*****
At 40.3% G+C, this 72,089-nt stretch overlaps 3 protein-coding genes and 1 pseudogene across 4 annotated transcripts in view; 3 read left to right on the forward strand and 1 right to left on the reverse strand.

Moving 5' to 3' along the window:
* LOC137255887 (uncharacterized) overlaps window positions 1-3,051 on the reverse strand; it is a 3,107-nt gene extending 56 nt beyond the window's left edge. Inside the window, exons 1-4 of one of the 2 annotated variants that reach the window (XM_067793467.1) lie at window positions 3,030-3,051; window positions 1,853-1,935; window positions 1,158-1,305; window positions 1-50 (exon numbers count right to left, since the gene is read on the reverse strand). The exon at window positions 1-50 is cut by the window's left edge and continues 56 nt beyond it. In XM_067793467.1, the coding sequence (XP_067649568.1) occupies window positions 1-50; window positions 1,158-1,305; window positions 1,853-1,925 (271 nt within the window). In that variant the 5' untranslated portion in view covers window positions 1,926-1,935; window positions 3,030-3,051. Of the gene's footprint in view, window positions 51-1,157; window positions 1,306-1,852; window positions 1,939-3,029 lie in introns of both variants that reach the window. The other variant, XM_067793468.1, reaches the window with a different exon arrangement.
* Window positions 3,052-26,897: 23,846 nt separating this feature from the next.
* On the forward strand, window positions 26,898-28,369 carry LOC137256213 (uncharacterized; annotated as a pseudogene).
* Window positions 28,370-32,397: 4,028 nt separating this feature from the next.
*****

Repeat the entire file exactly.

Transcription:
At 40.3% G+C, this 72,089-nt stretch overlaps 3 protein-coding genes and 1 pseudogene across 4 annotated transcripts in view; 3 read left to right on the forward strand and 1 right to left on the reverse strand.

Moving 5' to 3' along the window:
* LOC137255887 (uncharacterized) overlaps window positions 1-3,051 on the reverse strand; it is a 3,107-nt gene extending 56 nt beyond the window's left edge. Inside the window, exons 1-4 of one of the 2 annotated variants that reach the window (XM_067793467.1) lie at window positions 3,030-3,051; window positions 1,853-1,935; window positions 1,158-1,305; window positions 1-50 (exon numbers count right to left, since the gene is read on the reverse strand). The exon at window positions 1-50 is cut by the window's left edge and continues 56 nt beyond it. In XM_067793467.1, the coding sequence (XP_067649568.1) occupies window positions 1-50; window positions 1,158-1,305; window positions 1,853-1,925 (271 nt within the window). In that variant the 5' untranslated portion in view covers window positions 1,926-1,935; window positions 3,030-3,051. Of the gene's footprint in view, window positions 51-1,157; window positions 1,306-1,852; window positions 1,939-3,029 lie in introns of both variants that reach the window. The other variant, XM_067793468.1, reaches the window with a different exon arrangement.
* Window positions 3,052-26,897: 23,846 nt separating this feature from the next.
* On the forward strand, window positions 26,898-28,369 carry LOC137256213 (uncharacterized; annotated as a pseudogene).
* Window positions 28,370-32,397: 4,028 nt separating this feature from the next.